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Fort Smith
Wednesday, June 19, 2024

Timepiece: Dardanelle Rock


By Dr. Curtis Varnell

What could be better than a warm spring day and a beautiful and historical place to explore.  The waters of the Arkansas River spoke a melodious tone as it rushed below the dam, tumbling over submerged snags and lapping against the wide sand bar that fronted both sides of the river at Dardanelle.  Scattered groups of people threw weighted lines into the waters, hoping to snag some of the large catfish known to inhabit the area.  Others sat around campfires built on the sandbar, bringing back memories of the days I spent with my family doing the same things.

Towering over the site, Dardanelle rock juts upward hundreds of feet into the air.  A small but steep trail allows access to the exposed sandstone overlook.  Historically, the cliff face was a marker for both natives and early settlers and was used bylookouts scouting the river during the Civil War.  The old ferry to Norristown (Russellville) was located just below the rock and it was used by armies of both sides as they traversed the state.  A nearby marker notes Sgt. William Ellis was awarded the Congressional Medal for the heroism he displayed during an 1865 battle in Dardanelle.

A romantic, but probably non-historical tale, cites that the rock was so named when a Cherokee brave by the name of Dardanelle stood on the rock awaiting a sign from his Choctaw lover Leonietta that she would join him.  When she failed to appear, he jumped to his death below and the rock was thus named for him.  More likely, the craggy cliff was named after the ocean passageway found in Asia-Minor or after Jean Baptiste Dardenne, an early French land-owner.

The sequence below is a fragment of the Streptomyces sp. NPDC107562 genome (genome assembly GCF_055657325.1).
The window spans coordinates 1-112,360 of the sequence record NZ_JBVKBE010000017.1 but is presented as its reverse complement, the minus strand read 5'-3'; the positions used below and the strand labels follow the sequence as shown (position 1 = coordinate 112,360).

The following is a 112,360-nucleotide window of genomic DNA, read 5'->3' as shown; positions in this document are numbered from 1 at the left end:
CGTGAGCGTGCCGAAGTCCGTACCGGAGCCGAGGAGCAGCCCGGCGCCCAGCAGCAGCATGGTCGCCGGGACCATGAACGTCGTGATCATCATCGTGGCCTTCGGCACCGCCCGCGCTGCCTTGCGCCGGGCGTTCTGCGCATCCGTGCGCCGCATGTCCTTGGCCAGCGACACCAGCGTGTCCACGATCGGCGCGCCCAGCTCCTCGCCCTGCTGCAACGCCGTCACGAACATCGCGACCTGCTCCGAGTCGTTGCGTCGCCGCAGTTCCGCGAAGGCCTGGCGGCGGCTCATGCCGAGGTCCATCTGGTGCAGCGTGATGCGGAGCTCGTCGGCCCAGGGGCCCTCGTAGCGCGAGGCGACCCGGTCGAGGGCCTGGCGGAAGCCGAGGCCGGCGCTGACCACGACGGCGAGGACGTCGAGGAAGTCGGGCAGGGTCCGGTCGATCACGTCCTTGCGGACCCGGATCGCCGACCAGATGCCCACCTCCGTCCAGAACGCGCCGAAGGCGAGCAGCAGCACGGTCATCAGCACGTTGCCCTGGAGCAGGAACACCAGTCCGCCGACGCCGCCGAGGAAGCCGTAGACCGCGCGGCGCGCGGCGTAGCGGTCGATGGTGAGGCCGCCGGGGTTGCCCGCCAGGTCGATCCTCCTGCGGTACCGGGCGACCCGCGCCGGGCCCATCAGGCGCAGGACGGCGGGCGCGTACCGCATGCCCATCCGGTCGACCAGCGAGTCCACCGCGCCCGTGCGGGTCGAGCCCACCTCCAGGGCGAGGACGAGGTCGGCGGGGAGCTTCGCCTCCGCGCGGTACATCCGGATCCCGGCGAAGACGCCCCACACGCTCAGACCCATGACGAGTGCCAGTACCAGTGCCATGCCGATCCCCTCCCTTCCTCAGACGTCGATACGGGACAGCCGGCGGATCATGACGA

A short distance downstream is the Council Tree.  A huge white oak, estimated to be 400-500 years old is said to be the site of the signing of a document referred to as the “Treaty of Council Oaks.”  

On June 24, 1823, Acting Governor Robert Crittenden of the Arkansas Territory meet with a group of Arkansas Cherokee to work out a land agreement that would allow settlers to move into the western part of the state.  Previous treaties had provided substantial territory in Arkansas and Oklahoma to the tribe in exchange for lands they were driven from in the East.  Although land south of the Arkansas River technically belonged to the Choctaw, over 1,000 Cherokee occupied prime farm lands along the river tributaries.  Meeting with Cherokee leaders including John Jolly, Black Fox, and Wat Webber, the group actually had little or no authority to construct a treaty but were able to dictate a letter presenting their respective cases to Secretary of War John C. Calhoun.  The Cherokee agreed that the land south of the river was not theirs or the U.S. but, instead belonged to the Choctaw, who didn’t care one way or another whether it was occupied by Cherokee.  The U.S. Government at the time wanted to see all land opened up to white settlement and in subsequent years worked out a series of treaties pushing the Cherokee and the Choctaw completely into Oklahoma territory.  A nice park was constructed around the tree commemorating the event. 

A town marked by historical events, the city is now billed as the fictional starting site for Mattie Ross as she begins her adventures in the movie True Grit.

My wife cares little for the history lesson.  As I set and contemplate the cultural and historical significance of the area, she wonders up the beach with my son Lucas, enjoying splashing in the water and discovering unusual rocks along the path.

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Tammy Teague
Tammy Teague
Tammy is the heart behind the brand. Her tenacity to curate authentic journalism, supported by a genuine heart is one her many wholesome qualities.
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